“Mapping out supply chains may point out different choices to businesses,” she says. “For example, a business may use a supplier in the other part of the state, but not know there’s an option that’s close by. That not only cuts down on the business’ cost, but also provides more opportunities for another local business.”

Industry leaders will guide the cluster teams to identify and map local resources and suppliers in the various sectors that will then be used in a supply chain analysis.

“This is all about initiating a forward-looking approach to economic development that increases economic activity and innovation in the Lakeshore region,” Loden says.

As part of the process, the EDCMC had to choose which areas to focus on. Manufacturing, she says, was a natural choice with more than a quarter of the county’s population employed in the manufacturing sector. Tourism was also a natural with the region’s abundant lakeshore and a strong tourism sector already in place.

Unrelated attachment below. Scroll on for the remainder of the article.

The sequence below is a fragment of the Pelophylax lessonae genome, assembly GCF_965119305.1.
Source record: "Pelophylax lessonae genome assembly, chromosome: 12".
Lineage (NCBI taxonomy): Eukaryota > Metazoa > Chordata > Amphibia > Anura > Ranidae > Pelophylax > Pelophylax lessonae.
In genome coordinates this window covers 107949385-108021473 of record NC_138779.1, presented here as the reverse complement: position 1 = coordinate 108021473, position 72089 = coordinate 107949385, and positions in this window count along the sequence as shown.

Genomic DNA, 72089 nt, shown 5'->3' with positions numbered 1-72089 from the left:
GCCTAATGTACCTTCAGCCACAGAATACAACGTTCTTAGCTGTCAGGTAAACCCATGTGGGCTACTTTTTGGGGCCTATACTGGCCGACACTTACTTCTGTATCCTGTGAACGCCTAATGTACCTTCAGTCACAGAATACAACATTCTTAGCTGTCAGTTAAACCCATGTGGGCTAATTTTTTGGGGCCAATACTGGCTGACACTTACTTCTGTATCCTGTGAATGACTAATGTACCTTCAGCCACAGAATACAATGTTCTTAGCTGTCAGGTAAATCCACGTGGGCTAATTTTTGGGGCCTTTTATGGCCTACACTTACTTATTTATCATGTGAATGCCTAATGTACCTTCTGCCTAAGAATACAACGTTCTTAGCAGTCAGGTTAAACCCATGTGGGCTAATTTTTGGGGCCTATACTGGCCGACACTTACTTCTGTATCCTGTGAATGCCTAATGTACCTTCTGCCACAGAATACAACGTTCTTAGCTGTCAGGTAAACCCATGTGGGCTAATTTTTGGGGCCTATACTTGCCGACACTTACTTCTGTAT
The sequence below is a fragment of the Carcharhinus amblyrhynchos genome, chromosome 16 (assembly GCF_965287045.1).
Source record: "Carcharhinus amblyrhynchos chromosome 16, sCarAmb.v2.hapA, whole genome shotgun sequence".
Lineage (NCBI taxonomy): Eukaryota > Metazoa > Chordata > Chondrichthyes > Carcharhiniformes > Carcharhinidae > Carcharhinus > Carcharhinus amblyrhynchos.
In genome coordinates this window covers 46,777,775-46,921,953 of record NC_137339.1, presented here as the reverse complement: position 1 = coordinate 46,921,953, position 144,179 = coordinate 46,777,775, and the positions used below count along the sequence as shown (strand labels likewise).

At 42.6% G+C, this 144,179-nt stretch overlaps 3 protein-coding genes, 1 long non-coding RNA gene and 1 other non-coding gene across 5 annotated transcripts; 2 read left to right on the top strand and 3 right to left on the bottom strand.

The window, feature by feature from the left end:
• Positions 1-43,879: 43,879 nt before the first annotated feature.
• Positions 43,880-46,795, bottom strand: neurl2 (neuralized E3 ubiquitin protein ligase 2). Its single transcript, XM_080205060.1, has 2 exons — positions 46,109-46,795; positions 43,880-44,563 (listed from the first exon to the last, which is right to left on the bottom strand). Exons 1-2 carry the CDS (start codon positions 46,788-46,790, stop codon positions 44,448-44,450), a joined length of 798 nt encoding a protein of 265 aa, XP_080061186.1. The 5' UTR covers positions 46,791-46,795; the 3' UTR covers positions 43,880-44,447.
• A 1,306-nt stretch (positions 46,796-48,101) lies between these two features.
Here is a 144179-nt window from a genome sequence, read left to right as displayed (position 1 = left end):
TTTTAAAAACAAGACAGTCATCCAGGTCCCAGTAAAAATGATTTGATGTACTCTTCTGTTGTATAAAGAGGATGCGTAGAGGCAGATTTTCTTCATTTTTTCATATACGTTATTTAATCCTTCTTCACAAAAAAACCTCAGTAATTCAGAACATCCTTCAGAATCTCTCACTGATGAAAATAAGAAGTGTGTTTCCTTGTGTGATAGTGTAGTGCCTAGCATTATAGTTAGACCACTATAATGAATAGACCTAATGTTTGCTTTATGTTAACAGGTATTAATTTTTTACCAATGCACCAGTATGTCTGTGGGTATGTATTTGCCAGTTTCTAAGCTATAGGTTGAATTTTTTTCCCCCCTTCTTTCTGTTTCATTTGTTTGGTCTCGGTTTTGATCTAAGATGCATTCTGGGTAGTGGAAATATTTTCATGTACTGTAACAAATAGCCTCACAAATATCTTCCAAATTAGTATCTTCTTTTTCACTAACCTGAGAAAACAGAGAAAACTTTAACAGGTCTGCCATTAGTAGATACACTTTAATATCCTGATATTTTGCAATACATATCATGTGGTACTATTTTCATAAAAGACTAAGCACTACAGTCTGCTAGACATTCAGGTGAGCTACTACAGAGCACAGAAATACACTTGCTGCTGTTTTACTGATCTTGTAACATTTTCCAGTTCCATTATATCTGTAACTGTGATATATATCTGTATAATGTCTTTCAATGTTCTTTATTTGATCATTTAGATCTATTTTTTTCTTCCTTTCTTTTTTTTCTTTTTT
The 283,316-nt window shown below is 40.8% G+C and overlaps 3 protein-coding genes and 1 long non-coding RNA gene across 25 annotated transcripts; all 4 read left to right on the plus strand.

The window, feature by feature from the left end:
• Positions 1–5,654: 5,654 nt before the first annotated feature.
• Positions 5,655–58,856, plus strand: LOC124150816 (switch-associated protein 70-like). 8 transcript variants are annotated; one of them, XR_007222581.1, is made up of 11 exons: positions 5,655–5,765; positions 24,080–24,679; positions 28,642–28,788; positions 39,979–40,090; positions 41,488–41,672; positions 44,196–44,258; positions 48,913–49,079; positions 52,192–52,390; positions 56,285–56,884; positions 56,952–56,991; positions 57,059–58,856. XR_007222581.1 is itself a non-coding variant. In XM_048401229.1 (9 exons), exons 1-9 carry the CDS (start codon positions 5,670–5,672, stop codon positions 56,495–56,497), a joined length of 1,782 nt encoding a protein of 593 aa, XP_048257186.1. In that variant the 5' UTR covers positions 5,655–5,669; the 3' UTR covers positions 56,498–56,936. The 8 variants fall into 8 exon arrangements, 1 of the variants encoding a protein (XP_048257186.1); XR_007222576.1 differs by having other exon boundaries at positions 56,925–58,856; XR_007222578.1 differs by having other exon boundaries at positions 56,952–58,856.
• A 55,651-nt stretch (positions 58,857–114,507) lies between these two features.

“Agriculture was another good fit since we have so many farmers in the area, but we also have a lot of cheese processors, dairies and more. We wanted to get across that it’s not just farmers, but also the processors who work with the farmers,” Loden says.

As for the energy sector, she says the county is home to one nuclear power plant while a second one is just over the Kewaunee-Manitowoc border. “We also are home to several manufacturers who work in the energy sector, such as Orion and companies that make wind turbine components,” Loden says. “LTC also has a strong energy program where they train workers on how to work with the turbines. I don’t think energy is a sector that people usually identify with our area so having a cluster in it will draw some attention.”